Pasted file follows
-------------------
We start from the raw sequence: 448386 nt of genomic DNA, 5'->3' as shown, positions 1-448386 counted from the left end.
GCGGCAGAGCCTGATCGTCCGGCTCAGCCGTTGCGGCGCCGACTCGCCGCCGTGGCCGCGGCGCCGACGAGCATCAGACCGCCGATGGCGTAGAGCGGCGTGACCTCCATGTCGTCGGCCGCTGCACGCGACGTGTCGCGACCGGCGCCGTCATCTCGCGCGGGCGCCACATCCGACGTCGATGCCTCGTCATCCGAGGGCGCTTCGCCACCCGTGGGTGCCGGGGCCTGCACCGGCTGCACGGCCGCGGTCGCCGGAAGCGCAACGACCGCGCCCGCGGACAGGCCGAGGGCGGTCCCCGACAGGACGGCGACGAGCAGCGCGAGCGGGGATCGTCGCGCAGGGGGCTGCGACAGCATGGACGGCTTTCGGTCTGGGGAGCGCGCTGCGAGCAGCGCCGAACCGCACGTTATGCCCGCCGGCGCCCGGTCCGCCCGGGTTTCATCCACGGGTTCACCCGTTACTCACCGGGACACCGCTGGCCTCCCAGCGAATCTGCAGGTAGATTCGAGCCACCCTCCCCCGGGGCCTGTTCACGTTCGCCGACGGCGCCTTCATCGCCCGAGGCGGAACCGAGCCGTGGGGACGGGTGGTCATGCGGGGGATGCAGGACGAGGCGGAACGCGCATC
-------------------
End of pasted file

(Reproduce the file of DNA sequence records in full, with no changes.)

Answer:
We start from the raw sequence: 448386 nt of genomic DNA, 5'->3' as shown, positions 1-448386 counted from the left end.
GCGGCAGAGCCTGATCGTCCGGCTCAGCCGTTGCGGCGCCGACTCGCCGCCGTGGCCGCGGCGCCGACGAGCATCAGACCGCCGATGGCGTAGAGCGGCGTGACCTCCATGTCGTCGGCCGCTGCACGCGACGTGTCGCGACCGGCGCCGTCATCTCGCGCGGGCGCCACATCCGACGTCGATGCCTCGTCATCCGAGGGCGCTTCGCCACCCGTGGGTGCCGGGGCCTGCACCGGCTGCACGGCCGCGGTCGCCGGAAGCGCAACGACCGCGCCCGCGGACAGGCCGAGGGCGGTCCCCGACAGGACGGCGACGAGCAGCGCGAGCGGGGATCGTCGCGCAGGGGGCTGCGACAGCATGGACGGCTTTCGGTCTGGGGAGCGCGCTGCGAGCAGCGCCGAACCGCACGTTATGCCCGCCGGCGCCCGGTCCGCCCGGGTTTCATCCACGGGTTCACCCGTTACTCACCGGGACACCGCTGGCCTCCCAGCGAATCTGCAGGTAGATTCGAGCCACCCTCCCCCGGGGCCTGTTCACGTTCGCCGACGGCGCCTTCATCGCCCGAGGCGGAACCGAGCCGTGGGGACGGGTGGTCATGCGGGGGATGCAGGACGAGGCGGAACGCGCATC